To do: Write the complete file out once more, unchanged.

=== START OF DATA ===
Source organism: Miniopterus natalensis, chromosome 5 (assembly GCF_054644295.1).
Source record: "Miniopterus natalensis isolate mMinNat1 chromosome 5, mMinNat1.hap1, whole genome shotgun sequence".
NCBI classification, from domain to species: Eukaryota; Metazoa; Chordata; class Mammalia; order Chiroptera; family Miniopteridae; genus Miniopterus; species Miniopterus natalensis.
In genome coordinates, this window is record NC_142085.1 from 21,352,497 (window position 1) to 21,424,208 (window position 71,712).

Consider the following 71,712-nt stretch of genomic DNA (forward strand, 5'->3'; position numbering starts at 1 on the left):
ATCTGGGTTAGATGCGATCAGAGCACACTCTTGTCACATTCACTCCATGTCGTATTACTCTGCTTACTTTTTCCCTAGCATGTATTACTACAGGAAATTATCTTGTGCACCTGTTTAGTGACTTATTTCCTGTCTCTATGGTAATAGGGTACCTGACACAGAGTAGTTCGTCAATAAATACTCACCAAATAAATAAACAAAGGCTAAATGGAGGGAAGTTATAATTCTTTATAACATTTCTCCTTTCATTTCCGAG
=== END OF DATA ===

Source organism: Miniopterus natalensis, chromosome 5 (assembly GCF_054644295.1).
Source record: "Miniopterus natalensis isolate mMinNat1 chromosome 5, mMinNat1.hap1, whole genome shotgun sequence".
NCBI classification, from domain to species: Eukaryota; Metazoa; Chordata; class Mammalia; order Chiroptera; family Miniopteridae; genus Miniopterus; species Miniopterus natalensis.
In genome coordinates, this window is record NC_142085.1 from 21,352,497 (window position 1) to 21,424,208 (window position 71,712).

Consider the following 71,712-nt stretch of genomic DNA (forward strand, 5'->3'; position numbering starts at 1 on the left):
ATCTGGGTTAGATGCGATCAGAGCACACTCTTGTCACATTCACTCCATGTCGTATTACTCTGCTTACTTTTTCCCTAGCATGTATTACTACAGGAAATTATCTTGTGCACCTGTTTAGTGACTTATTTCCTGTCTCTATGGTAATAGGGTACCTGACACAGAGTAGTTCGTCAATAAATACTCACCAAATAAATAAACAAAGGCTAAATGGAGGGAAGTTATAATTCTTTATAACATTTCTCCTTTCATTTCCGAG